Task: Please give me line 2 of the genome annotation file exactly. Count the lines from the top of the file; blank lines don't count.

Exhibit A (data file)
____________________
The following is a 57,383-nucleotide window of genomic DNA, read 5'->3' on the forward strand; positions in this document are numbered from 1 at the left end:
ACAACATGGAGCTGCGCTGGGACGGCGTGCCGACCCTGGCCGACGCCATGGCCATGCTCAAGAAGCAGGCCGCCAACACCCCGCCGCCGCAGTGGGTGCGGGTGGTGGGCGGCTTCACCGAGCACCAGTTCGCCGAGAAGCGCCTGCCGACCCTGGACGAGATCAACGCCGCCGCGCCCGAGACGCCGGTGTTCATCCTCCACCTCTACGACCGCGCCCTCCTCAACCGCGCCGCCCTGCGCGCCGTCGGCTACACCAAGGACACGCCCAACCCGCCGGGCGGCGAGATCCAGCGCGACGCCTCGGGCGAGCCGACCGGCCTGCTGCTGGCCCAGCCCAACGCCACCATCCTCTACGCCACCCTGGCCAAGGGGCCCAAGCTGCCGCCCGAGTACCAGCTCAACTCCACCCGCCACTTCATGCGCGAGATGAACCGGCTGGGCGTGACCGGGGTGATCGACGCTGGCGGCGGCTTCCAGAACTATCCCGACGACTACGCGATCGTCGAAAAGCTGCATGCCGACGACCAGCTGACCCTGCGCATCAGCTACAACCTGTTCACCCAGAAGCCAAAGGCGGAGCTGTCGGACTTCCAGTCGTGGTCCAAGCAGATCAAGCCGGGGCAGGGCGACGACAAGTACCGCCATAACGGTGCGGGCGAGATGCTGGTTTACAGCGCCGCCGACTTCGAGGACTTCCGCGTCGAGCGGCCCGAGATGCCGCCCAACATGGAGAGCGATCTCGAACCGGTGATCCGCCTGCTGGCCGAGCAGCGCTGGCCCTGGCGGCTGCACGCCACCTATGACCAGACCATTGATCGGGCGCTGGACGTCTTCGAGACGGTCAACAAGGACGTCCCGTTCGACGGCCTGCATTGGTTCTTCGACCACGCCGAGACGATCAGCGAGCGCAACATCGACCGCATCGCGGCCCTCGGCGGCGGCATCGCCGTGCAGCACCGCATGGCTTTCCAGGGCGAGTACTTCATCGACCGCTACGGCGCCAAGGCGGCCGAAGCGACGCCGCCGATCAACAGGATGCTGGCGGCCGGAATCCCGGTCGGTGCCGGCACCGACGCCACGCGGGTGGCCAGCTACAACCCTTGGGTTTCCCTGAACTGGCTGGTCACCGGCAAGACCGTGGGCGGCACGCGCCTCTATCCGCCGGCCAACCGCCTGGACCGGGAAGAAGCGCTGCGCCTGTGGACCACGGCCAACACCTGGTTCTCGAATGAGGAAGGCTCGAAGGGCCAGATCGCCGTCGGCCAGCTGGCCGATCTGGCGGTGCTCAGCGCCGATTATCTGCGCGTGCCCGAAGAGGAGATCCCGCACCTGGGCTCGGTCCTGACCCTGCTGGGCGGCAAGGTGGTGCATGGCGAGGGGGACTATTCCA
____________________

ACAACATGGAGCTGCGCTGGGACGGCGTGCCGACCCTGGCCGACGCCATGGCCATGCTCAAGAAGCAGGCCGCCAACACCCCGCCGCCGCAGTGGGTGCGGGTGGTGGGCGGCTTCACCGAGCACCAGTTCGCCGAGAAGCGCCTGCCGACCCTGGACGAGATCAACGCCGCCGCGCCCGAGACGCCGGTGTTCATCCTCCACCTCTACGACCGCGCCCTCCTCAACCGCGCCGCCCTGCGCGCCGTCGGCTACACCAAGGACACGCCCAACCCGCCGGGCGGCGAGATCCAGCGCGACGCCTCGGGCGAGCCGACCGGCCTGCTGCTGGCCCAGCCCAACGCCACCATCCTCTACGCCACCCTGGCCAAGGGGCCCAAGCTGCCGCCCGAGTACCAGCTCAACTCCACCCGCCACTTCATGCGCGAGATGAACCGGCTGGGCGTGACCGGGGTGATCGACGCTGGCGGCGGCTTCCAGAACTATCCCGACGACTACGCGATCGTCGAAAAGCTGCATGCCGACGACCAGCTGACCCTGCGCATCAGCTACAACCTGTTCACCCAGAAGCCAAAGGCGGAGCTGTCGGACTTCCAGTCGTGGTCCAAGCAGATCAAGCCGGGGCAGGGCGACGACAAGTACCGCCATAACGGTGCGGGCGAGATGCTGGTTTACAGCGCCGCCGACTTCGAGGACTTCCGCGTCGAGCGGCCCGAGATGCCGCCCAACATGGAGAGCGATCTCGAACCGGTGATCCGCCTGCTGGCCGAGCAGCGCTGGCCCTGGCGGCTGCACGCCACCTATGACCAGACCATTGATCGGGCGCTGGACGTCTTCGAGACGGTCAACAAGGACGTCCCGTTCGACGGCCTGCATTGGTTCTTCGACCACGCCGAGACGATCAGCGAGCGCAACATCGACCGCATCGCGGCCCTCGGCGGCGGCATCGCCGTGCAGCACCGCATGGCTTTCCAGGGCGAGTACTTCATCGACCGCTACGGCGCCAAGGCGGCCGAAGCGACGCCGCCGATCAACAGGATGCTGGCGGCCGGAATCCCGGTCGGTGCCGGCACCGACGCCACGCGGGTGGCCAGCTACAACCCTTGGGTTTCCCTGAACTGGCTGGTCACCGGCAAGACCGTGGGCGGCACGCGCCTCTATCCGCCGGCCAACCGCCTGGACCGGGAAGAAGCGCTGCGCCTGTGGACCACGGCCAACACCTGGTTCTCGAATGAGGAAGGCTCGAAGGGCCAGATCGCCGTCGGCCAGCTGGCCGATCTGGCGGTGCTCAGCGCCGATTATCTGCGCGTGCCCGAAGAGGAGATCCCGCACCTGGGCTCGGTCCTGACCCTGCTGGGCGGCAAGGTGGTGCATGGCGAGGGGGACTATTCCA